I will remember this movie for a long time - particularly the scene where the character Surya (played by Surya) breaks down while talking to his parents after [spoiler alert!!] his girlfriend Meghna (Sameera Reddy) dies. He tells his father, 'We made love, daddy' while sobbing inconsolably. I have a feeling the director meant this line to convey the pain and anguish of the hero. But I was left wondering - So?
The feeling you get while watching this movie is that Gautham Menon is one confused director. He wants to make an action movie, a drug junkie drama, a mushy love story, a lovey-dovey family movie, a retro movie and a Dasavatharam-like movie. Unable to choose among these options, he puts it all together in a single movie and ends up achieving nothing. Note to the director: Some things don't mix, like curd rice and fish curry. But you can always have curd rice for lunch and fish curry for dinner and everyone can have a nice satisfied burp at the end.
The movie is supposed to be about the bond between a father and son (both played by Surya). However it totally fails to connect at that level. The director's idea of depicting the father-son bond is to show them crying every 5 minutes and having them say 'I love you, daddy' or 'I love you, kiddo' every time they take a breath. If I had a dollar each time Surya said 'daddy', I'd have had enough money to bail out Wall Street and General Motors. On second thoughts, I'd have made that much money even if I got only a rupee for each time, in spite of the declining exchange rates. By the end of the movie all the main characters have said 'I love you, Surya' so many times that you half expect the rescued lady journalist to look deeply into his eyes and say, 'I think I have fallen in love with you, Surya'. But I'm jumping the gun. We'll come to all that in due course.
To be fair, the movie isn't all bad. There's Sameera Reddy. She was the one of the few reasons I could sit through the movie. She looks fresh and beautiful and does a decent job with the acting. It's a pity that the director killed her character off just before the interval. He could have kept her on for a few songs more - even as a ghost or something (it would have fit in with the director's strategy of including every possible genre). But while she's there as an MS student at Berkeley, the movie goes along in a comprehensible manner (if you choose to ignore the question of how a jobless Surya manages to get a visa to go to US).
But after she's gone, the director completely loses the plot. A desolate Surya comes back from US and immediately starts crying more and takes to drugs. I wouldn't blame him. I mean, he has sex with Sameera Reddy and upon returning to India finds out that the next girl he's supposed to fall in love with is Priya (Divya Spandana) - a huge fall in quality, if you ask me. The family's way of dealing with the drug problem is to lock him up in his room for two days and then send him packing to Kashmir, of all the places. Surya, on the banks of the Dal Lake, miraculously loses all craving for drugs and goes off to Delhi to fight kidnapping and child prostitution rackets. Phew! As if that wasn't enough, he then decides to join the Indian Army. And as per the stringent requirements of the Indian Army for new recruits, he builds six-pack abs which he goes around showing off for the rest of the movie (Om Shanti Om, anyone?). The quality of the abs is so good that he immediately gets promoted to the rank of Major. It is around this time that he leads a mission to rescue the journalist who, surprisingly, doesn't say those 3 dreaded words. And I'm eternally thankful to the director for sparing me that torture.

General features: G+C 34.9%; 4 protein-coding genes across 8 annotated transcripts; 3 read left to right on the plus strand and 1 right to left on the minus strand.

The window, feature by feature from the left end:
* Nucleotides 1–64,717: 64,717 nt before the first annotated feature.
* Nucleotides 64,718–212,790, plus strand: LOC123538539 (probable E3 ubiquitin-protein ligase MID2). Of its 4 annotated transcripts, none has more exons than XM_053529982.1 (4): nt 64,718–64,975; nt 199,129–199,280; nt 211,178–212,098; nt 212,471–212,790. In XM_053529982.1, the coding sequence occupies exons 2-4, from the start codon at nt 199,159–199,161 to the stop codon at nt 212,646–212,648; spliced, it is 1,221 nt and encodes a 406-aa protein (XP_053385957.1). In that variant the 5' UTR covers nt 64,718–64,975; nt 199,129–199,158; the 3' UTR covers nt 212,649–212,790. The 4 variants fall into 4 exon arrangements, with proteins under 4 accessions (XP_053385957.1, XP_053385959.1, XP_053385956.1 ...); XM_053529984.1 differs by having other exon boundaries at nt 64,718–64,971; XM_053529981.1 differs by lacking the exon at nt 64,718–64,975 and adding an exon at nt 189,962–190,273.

The music is the only highlight of the movie (apart from Sameera, of course). Some good songs by Harris Jayaraj really helps one sit through the movie. For once, you'll be thankful for a liberal peppering of songs which do not contribute to the story in any way.
If I were to look at the movie objectively, I'd have to say that it has something for everyone. A ravishing beauty for guys like me, rippling six-pack abs for girls who like such rippling six-pack possessing hunks, tearjerker scenes for the sentimental types, romance (3 of them!) for people so inclined and action for those whose movie experience is incomplete without exploding helicopter gunships and rocket launchers. However, a movie is not judged objectively. It is judged as a whole, by the effect it has on the viewer. In this case, the sum was lesser than the least of all the parts. And it makes me wonder if Kaaka Kaaka was nothing more than a fluke.
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